With the Addo elephants now finally living in a safe refuge, the focus at Addo Elephant National Park is no longer on saving a single species. Today, the park’s management is concerned with the protection of the enormous diversity of landscapes, flora and fauna encompassed within its boundaries, which covers an expansive area of over 178,000 hectares stretching from beyond and across the Zuurberg range to the coastal forests and dune fields of Alexandria. The Park protects portions of no less than five of South Africa’s seven distinct terrestrial biomes, these being subtropical thicket, fynbos, forest, grassland and Nama-Karoo, not to mention the portion of marine environment protected around Algoa Bay’s St. Croix and Bird islands which is important breeding sites for endangered seabirds. Addo is the only National Park in South Africa that can claim to protect the “Big Seven” –  Elephant, Lion, Black Rhino, Buffalo, Leopard, Great White Shark, and Southern Right Whale.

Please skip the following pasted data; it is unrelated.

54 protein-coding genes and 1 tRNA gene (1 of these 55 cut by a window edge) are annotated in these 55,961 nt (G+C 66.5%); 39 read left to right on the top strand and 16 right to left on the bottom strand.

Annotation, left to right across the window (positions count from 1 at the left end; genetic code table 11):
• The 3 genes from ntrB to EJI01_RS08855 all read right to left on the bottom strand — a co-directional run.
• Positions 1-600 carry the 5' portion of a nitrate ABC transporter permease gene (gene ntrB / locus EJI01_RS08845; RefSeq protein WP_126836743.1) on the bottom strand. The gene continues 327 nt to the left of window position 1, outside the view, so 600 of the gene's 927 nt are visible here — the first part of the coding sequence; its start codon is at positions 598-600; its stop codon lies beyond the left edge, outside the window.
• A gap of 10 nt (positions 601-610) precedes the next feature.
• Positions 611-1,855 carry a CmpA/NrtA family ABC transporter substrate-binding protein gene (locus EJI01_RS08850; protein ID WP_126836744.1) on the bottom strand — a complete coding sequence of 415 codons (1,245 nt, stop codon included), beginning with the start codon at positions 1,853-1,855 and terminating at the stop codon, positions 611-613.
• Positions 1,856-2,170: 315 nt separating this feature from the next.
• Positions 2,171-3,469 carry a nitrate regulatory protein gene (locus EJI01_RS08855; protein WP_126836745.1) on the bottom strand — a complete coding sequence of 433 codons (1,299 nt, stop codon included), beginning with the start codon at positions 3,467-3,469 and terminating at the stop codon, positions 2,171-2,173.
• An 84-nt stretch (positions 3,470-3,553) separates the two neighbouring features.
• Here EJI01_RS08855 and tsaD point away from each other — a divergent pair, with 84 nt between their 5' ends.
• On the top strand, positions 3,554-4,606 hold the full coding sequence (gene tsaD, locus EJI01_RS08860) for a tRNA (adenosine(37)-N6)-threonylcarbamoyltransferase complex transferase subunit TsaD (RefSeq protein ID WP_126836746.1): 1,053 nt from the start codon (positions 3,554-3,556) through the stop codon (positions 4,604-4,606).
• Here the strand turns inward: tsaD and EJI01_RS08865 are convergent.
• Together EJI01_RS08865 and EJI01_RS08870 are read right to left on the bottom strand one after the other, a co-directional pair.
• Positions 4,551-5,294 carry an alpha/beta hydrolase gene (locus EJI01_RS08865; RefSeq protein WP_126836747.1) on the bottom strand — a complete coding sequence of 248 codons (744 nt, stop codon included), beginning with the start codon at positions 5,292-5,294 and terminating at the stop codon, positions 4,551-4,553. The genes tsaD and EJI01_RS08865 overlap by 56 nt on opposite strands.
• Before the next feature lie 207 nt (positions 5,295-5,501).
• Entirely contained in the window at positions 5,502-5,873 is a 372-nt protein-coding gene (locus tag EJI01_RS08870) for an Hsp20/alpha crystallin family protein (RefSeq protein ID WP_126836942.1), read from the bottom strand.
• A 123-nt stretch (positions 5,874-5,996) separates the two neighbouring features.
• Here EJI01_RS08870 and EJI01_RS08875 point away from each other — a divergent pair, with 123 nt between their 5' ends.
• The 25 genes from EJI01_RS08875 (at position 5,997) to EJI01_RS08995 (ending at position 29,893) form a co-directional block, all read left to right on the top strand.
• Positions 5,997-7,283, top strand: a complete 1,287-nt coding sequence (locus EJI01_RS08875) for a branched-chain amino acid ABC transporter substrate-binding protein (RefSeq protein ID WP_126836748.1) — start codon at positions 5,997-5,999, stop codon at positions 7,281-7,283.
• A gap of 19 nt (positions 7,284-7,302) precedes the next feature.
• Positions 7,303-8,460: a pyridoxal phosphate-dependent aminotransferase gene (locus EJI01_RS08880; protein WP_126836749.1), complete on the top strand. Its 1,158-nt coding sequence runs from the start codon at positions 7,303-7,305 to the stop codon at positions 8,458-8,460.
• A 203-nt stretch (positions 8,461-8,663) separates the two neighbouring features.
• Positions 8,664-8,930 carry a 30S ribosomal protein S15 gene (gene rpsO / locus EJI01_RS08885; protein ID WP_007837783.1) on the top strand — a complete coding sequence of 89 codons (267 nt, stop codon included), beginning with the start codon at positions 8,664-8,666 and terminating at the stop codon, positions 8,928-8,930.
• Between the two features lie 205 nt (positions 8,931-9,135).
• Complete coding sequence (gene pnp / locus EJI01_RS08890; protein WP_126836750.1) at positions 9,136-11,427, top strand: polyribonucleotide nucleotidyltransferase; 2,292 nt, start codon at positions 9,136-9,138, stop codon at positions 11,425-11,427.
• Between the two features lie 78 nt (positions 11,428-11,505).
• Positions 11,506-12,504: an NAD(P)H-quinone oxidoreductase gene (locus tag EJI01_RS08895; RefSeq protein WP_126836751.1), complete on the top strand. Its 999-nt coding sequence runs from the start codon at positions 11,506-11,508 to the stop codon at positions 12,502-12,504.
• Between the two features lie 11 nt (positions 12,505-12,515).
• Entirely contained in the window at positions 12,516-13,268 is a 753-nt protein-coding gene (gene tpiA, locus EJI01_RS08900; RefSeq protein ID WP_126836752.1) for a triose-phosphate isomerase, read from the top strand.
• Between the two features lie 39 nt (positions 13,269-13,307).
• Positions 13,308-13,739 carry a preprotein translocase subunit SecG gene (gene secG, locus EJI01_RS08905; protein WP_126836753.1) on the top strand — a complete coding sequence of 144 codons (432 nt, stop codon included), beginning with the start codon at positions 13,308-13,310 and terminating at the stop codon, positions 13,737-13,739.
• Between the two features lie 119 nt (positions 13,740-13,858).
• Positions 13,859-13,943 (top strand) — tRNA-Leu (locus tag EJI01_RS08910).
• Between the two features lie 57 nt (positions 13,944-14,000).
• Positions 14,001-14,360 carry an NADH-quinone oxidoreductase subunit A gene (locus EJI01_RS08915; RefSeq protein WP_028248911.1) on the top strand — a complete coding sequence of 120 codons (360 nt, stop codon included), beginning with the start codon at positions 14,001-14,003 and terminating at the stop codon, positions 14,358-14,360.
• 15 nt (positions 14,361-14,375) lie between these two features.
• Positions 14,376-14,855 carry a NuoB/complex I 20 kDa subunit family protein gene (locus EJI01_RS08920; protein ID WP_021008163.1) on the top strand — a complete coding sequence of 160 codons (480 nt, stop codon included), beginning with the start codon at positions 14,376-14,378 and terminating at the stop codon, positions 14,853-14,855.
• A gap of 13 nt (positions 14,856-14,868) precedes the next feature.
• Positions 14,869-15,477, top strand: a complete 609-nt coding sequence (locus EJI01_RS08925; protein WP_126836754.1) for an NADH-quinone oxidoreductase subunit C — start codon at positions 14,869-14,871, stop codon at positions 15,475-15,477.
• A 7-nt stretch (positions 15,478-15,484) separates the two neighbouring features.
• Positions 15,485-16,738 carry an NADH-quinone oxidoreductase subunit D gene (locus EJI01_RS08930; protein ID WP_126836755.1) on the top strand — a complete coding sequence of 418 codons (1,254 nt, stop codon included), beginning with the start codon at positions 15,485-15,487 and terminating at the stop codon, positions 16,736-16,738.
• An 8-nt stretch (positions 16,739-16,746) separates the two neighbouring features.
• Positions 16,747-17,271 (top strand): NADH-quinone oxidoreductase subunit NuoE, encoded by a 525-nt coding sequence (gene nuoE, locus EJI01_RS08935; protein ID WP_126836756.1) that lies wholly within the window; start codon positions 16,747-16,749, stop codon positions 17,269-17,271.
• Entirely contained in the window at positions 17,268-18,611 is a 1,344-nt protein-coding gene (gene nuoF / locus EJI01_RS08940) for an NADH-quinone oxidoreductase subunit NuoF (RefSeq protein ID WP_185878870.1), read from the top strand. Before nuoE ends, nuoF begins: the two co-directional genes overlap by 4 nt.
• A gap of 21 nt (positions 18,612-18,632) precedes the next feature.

Addo Elephant National Park protects a total of 95 mammals species, including all the members of the famed “Big Five“.

The Park also boasts a list of 417 bird species!

And if that isn’t enough, visitors also have a chance of spotting any of the more than 50 reptile species or 20 kinds of frogs and toads that call Addo Elephant National Park home. The Park’s most famous invertebrate inhabitant undoubtedly is the Flightless Dung Beetle (Circellium bacchus), this being only one of 5 places they are still found. These interesting insects make use of elephant, rhino, buffalo and kudu dung as food, either for themselves or rolled into brood balls in which they lay a single egg before burying it in soft sand and on which the larvae then feeds when it hatches.